Defining the look and feel of a ‘New Detroit’ has a lot to do with who’s doing the defining.
If you talk to a Dan Gilbert or a Mike Ilitch, for example, you would likely be presented with the gleaming images of a booming downtown and Midtown, or the new Little Caesar’s Arena, which is being constructed at something approaching warp speed bordering what used to be known as the Cass Corridor.
But if you talk to a Katrina Lockhart or a Ray Johnson, the vision changes noticeably. For the two partners comprising Karasi Development Group Inc., the New Detroit is as much a function of community participation and acknowledgment/appreciation of heritage as it is replacing/upgrading dilapidated structures with shiny new facades. Their mission statement says it clearly:
“We are a local development company with strong roots in the city of Detroit. One of our missions is to restore the economic fiber of local communities. We believe in putting community at the center of what we do, not just by our words but by our actions. …The company is purposefully driven to empower communities to reach their full potential.”
The Boston Edison Business District Project, a new development soon to be underway in one of the city’s more renowned historic neighborhoods, promises to physically exhibit the philosophy preached by Lockhart and Johnson.
“I realize it’s important to have the big developers and the non-profits, and the private companies, but it’s also important for that piece of the puzzle, most importantly for the community, to be involved,” said Lockhart, who grew up in the Boston Edison area on Atkinson.
Atkinson cites her family’s deep roots in the community as the motivating force behind her desire to breathe life back into the community of her childhood. From her perspective, it takes someone who can appreciate the history and significance of the area to truly ‘bring it back’ in a way that respects the heritage and tradition, not simply as a stretch of land to be built upon to fulfill someone else’s idea of progress.
“Part of it comes from the fact that my family has been rooted in the historic district for over six decades. My father moved, as we like to say, from the red clay cottonfields of Georgia. Getting married, he was looking for a place where any young family is trying to find; beautiful homes, great education, everything you could find at your fingertips, and that’s what 12th Street offered them,” she said.
As someone who was there throughout many of the neighborhood’s ups and downs, “I believe I have an obligation as a stakeholder to restore the sustainability as well as the economic vitality of the community.”
Which is why Lockhart went to the Detroit Landbank to present her proposal to acquire the land at 12th and Atkinson – the precise spot where the Detroit 1967 riot (or rebellion) caught its spark.
“Their initial reaction was ‘Why?’ Because there’s nothing there. The building was still there, but very dilapidated.”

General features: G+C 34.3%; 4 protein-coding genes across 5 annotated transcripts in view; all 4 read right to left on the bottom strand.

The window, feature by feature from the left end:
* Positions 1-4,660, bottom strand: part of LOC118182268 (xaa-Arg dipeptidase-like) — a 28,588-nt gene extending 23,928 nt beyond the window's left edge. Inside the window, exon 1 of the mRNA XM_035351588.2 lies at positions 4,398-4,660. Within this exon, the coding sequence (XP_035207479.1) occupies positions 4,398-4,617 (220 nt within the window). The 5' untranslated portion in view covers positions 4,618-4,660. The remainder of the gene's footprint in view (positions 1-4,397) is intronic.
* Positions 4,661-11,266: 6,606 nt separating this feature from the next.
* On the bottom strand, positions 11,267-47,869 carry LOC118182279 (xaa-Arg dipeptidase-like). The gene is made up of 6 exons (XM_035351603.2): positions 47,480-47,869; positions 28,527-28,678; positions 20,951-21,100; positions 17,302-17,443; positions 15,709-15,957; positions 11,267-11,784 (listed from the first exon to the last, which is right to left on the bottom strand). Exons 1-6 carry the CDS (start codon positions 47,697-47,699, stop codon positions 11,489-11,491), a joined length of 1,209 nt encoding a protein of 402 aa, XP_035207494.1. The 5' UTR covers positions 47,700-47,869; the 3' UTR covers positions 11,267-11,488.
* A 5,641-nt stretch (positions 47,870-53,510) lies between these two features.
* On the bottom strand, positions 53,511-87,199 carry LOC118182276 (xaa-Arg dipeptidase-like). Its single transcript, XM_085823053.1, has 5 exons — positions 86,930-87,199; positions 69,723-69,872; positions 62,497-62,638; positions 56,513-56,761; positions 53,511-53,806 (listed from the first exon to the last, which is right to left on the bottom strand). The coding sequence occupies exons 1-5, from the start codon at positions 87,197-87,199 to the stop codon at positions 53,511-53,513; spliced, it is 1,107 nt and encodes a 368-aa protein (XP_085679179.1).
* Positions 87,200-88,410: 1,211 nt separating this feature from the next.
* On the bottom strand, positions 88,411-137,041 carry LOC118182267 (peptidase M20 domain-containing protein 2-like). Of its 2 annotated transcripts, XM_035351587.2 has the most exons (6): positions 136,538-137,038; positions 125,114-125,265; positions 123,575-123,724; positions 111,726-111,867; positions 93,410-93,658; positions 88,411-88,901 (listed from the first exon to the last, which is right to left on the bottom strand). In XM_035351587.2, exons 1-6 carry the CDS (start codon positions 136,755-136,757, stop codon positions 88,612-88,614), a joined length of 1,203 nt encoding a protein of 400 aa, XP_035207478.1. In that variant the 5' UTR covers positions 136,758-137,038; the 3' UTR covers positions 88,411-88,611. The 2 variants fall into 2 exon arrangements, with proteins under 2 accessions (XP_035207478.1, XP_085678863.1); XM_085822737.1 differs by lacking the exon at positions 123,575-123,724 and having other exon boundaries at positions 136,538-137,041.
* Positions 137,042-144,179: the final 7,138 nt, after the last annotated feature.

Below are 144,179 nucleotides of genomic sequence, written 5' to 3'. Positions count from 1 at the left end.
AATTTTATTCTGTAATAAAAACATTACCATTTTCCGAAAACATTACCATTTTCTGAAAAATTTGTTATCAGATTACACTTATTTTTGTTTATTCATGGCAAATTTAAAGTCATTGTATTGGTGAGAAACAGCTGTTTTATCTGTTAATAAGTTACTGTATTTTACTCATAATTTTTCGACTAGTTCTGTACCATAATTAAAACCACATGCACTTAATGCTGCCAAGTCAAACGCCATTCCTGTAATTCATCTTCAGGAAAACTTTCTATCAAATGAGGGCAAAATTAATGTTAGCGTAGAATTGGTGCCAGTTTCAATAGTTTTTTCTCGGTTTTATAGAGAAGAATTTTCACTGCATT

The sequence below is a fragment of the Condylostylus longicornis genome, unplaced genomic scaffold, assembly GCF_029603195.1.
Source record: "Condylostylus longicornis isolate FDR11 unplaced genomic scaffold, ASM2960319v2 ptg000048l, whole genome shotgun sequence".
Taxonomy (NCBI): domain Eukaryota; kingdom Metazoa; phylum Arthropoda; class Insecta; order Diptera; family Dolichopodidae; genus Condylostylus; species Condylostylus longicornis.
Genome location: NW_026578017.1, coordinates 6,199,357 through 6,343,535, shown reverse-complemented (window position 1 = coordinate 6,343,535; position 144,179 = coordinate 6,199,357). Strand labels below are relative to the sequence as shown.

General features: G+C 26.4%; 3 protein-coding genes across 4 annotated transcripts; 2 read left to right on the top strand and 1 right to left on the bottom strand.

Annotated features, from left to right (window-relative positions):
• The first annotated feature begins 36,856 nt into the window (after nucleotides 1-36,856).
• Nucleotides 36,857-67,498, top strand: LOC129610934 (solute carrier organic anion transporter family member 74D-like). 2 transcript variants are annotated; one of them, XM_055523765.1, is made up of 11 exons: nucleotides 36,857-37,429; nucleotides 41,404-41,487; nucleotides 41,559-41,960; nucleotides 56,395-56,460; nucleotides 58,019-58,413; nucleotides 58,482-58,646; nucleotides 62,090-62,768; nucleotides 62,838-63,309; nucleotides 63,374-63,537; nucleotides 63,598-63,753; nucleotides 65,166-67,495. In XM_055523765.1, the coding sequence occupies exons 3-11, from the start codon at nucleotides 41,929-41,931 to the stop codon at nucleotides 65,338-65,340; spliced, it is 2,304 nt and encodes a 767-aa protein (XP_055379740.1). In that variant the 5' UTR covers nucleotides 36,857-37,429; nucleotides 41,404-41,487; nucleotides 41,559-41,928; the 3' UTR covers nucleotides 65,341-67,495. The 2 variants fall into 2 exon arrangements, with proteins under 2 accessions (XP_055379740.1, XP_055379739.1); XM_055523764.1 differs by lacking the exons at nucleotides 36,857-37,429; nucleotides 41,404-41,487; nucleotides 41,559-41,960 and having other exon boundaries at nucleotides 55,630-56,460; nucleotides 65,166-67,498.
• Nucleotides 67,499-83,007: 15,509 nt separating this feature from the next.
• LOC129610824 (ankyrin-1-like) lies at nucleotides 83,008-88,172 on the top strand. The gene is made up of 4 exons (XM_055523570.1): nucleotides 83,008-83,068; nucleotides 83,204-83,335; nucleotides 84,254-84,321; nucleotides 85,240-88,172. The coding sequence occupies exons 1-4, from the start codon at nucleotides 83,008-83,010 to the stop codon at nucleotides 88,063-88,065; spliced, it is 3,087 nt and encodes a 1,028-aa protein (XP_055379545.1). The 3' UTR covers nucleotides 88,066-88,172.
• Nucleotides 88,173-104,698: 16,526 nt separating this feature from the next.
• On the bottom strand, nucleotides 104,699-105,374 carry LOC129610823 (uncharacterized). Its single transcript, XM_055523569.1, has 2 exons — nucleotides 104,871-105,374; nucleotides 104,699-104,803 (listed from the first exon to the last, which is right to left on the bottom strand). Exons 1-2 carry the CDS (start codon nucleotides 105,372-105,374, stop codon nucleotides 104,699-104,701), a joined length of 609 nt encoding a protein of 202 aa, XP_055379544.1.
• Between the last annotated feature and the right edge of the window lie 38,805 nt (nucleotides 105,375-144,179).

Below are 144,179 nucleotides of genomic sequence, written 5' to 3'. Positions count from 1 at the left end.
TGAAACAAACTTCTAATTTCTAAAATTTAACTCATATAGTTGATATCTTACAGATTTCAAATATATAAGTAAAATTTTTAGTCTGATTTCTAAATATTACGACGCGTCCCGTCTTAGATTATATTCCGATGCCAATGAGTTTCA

But after showing plans for what she wanted to do with the area, her proposal began to get some traction.
“That’s where Ray Johnson came into the picture. For me it was perfect that he become a developing partner. He can really help this vision happen.”
The project is expected to encompass two phases, the first of which will be the construction of a cultural center.
“The purpose of that building is really to tell the story of the area from its inception from the Jewish community to AA moving in. Sometimes we don’t realize this; the impact of the black community and the economic growth that they create in an area. And how that area really started to grow when the African American community moved in,” said Lockhart.
The second phase will be mixed use, which will include both commercial and residential space.
Ray Johnson has been successfully combining passion and vision for years, and the numerous awards he has received throughout his career (including Eastern Michigan’s Meritorious Civil Rights Award and the Detroit City Council’s Spirit of Detroit Award) are testament to his sincere dedication to the building of community. Johnson is recognized primarily for his founding and development of schools throughout the country, and his pioneering leadership in character education and African-Centered curriculum.
“When I talked to her, I was struck by her passion and commitment, and of course I have long roots in that area as well,” said Johnson. “My dad’s barber shop on Linwood and Burlingame, and then we have friends and family throughout that area. So it was personal for me as well because the whole notion of gentrification always bothered me. The other thing that bothered me was not so much in terms of the participation of others coming in, but the attitude that nothing was there before they showed up. It’s like I heard a guy say it was nothing but a blank page. A blank page? Like there wasn’t a Detroit before you got here? We felt that we must be stewards of this legacy. To be able to tell the narrative, and to document it. There’s power in shared history and shared memories. All anyone talks about is the riot and that folks left running but it was a vibrant community before all that.”
Johnson remembers vividly the community before the uprising, and then what came after.
“The tanks in central field were aimed at my dad’s barbershop, and I was trying to figure out why, and we realized they were also aiming at the mosque, and they were aiming at a Muslim clothing store around the corner,” he said.
But now is the time to design the future.
“I like to talk about change. Change is the greatest architect,” said Lockhart. “It gives us a direction of what we should do and where we should go. …There’s something great about coming from the ashes. Surviving and thriving. And growing, and rising even stronger.”